Did Summit County’s average home sale price peak? Data shows an overall decline for first months of 2023 — though prices still remain historically high.
Whether the data indicates a long-term trend or merely a blip in the housing market may be too early to say. But it could illustrate a changed economic landscape since the pandemic.
For the first time since the beginning of the COVID-19 pandemic, the average home sale price in Summit County declined between January and March of this year.
That’s according to a recent report from real estate company RE/MAX, which combined sales data for single-family homes and condominiums between January and March 2023 to show an overall average sale price of just over $1.3 million.
That figure is 8% lower than it was for that same time last year, though the price is still historically high compared to the last two decades. Single-family homes sold for an average of just over $2.14 million, a 15% decrease from last year, while condos sold for an average of $813,365, an 8% increase.
Much of that increase, however, is attributed to four sales in Breckenridge that were between $2.3 million and $3 million. Without those, condo sale prices actually decreased by 2.3%, the report states.
The number of home sales also dropped by about 19%, and it’s taking longer for properties to sell — about 34 more days on average, according to the report. It’s a trend that’s held since the beginning of the year.
Dishon Lutz, associate broker for Real Estate of the Summit and president for the Summit Association of Realtors, said it’s too early to say if this represents the new normal for the housing market. But a slew of economic factors point to a shifting landscape, he added.
“How long will that last? It will be interesting to see,” Lutz said. “I think we may be more on the doorstep of what’s to come.”
To understand why the housing market may be unraveling from the intensity of the pandemic — when home prices reached record highs — Lutz pointed towards the factors that caused it.
Historically low interest rates; increased disposable income; a mix of flexibility, from remote work opportunities; and restrictions from global border shutdowns that blocked international travel.
The pandemic brought opportunities for prospective homebuyers to capitalize on these factors to absorb limited housing stock — some of which were converted into short-term rentals. But over the past year, much of that has changed.
The United States Federal Reserve increased interest rates from a range of 0.25% and 0.50% at the start of 2022 to 4.5% and 4.75% as of February. With that, payments on mortgages climbed for new homeowners.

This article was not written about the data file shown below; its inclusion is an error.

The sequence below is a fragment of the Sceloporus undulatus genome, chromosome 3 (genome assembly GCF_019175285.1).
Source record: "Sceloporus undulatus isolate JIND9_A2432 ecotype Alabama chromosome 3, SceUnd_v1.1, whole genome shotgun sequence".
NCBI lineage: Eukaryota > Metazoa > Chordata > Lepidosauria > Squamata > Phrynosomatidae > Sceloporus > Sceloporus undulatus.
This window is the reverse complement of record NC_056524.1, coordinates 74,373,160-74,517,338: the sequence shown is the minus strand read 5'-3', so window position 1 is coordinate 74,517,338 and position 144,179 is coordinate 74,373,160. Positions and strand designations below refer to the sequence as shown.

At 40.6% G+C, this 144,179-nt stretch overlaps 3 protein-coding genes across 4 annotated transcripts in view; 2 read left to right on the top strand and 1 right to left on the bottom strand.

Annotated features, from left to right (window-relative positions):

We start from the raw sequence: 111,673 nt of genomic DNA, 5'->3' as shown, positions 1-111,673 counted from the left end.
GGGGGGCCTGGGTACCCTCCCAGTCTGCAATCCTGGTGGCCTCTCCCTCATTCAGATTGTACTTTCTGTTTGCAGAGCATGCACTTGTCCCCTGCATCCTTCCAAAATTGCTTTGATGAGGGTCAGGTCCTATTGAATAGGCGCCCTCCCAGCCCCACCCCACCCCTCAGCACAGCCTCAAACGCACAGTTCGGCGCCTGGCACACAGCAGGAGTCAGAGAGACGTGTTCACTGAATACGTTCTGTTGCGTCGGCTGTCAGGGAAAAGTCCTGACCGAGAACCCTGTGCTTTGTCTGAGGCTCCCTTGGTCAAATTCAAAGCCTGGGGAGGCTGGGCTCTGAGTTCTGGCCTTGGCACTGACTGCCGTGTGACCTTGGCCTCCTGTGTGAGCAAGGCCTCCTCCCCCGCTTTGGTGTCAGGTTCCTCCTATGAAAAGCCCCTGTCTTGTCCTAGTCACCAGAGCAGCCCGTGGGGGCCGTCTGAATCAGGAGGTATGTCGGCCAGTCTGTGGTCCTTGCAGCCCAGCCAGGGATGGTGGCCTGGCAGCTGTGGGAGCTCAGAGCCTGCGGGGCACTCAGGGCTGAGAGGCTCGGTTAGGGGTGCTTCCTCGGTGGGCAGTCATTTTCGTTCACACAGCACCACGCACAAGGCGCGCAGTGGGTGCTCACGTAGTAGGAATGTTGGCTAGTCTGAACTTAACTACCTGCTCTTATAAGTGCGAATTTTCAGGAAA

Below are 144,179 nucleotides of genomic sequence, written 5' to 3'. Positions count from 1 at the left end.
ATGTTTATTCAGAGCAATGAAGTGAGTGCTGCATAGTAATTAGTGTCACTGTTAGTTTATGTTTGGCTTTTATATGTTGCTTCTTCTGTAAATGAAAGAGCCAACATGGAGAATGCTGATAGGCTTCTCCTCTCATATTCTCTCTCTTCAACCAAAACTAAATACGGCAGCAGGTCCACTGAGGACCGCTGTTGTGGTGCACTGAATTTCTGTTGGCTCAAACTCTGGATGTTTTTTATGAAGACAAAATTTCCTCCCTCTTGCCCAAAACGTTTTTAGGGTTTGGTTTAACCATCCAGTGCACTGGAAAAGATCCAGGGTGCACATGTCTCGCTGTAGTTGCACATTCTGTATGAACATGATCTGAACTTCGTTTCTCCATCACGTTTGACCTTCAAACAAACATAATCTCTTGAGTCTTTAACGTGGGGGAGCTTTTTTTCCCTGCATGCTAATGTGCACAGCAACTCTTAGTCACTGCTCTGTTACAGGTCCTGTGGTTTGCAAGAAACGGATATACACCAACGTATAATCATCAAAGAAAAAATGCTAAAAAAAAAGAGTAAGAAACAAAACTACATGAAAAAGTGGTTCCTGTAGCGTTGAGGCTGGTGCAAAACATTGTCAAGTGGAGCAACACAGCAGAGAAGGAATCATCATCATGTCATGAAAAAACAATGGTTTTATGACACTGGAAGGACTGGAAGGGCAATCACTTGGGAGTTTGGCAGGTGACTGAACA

Locally, more restrictions on short-term rentals were also introduced, though some, such as unincorporated Summit County’s, will not go into effect until later this year when those licenses are renewed.
“That pressure on the consumer, I think, is impacting it, which is what the Federal Reserve intended to do,” Lutz said of interest rates, while adding that short-term rental regulations are also “creating the pressure to change our market.”
Real estate brokers in the county have questioned whether regulations, which seek to reduce the number of units that can be used as a short-term rental, will restrict movement in the housing market. Short-term rental owners who may be locked in to a lower interest rate set at pre-inflation levels, for example, may be more reluctant to sell.
But Lutz said there is little data to support or dispute that theory, at least for now. And while the total amount of properties sold is down so far this year, listings are up, according to RE/MAX’s report.
The report shows there are currently more than 260 home listings, a 120% increase from this time last year. Of those listings, 27% are newly constructed homes.
Though housing supply still lags behind demand, it has increased in the county over the past year. For example, December 2022 saw 109 for-sale single-family homes, up from 61 in December 2021 while inventory for townhomes and condos increased from 233 to 263.
Most of that new construction has been concentrated in the town of Silverthorne, where 44% of its home sales from January to March were new builds, according to RE/MAX’s report.
Silverthorne Town Manager Ryan Hyland said within the last four years new development has surged in the town, which he said has “generally been less expensive than other parts of the county.”
With investments in creating a walkable downtown that has spurred more hubs for arts and culture, town officials have “created an environment where Silverthorne is a great place on its own,” Hyland said.
But even as it woos developers and subsequent buyers, Hyland said that for every market-rate home built the town will continue to invest in workforce housing. That will come in the form of new deed-restricted homes, which cap appreciation, as well as income-based rental units such as the Smith Ranch Apartments, which are set to be completed in early 2025.
Despite the decrease in home prices, particularly for single-family homes, Lutz said values still remain incredibly high. A February report from Land Title shows that the market rate for a single-family home has increased by nearly $1 million since 2019.
“Will we ever go back? I don’t believe so,” Lutz said. “But will the economy somewhat support higher numbers, maybe so.”
Still, the added inventory and slow down in the timeline for sales will help give those who are looking to buy more time and options than they’ve had in years, Lutz said.
“That is the benefit for that local buyer, even if they aren’t seeing a complete change in pricing,” he said.
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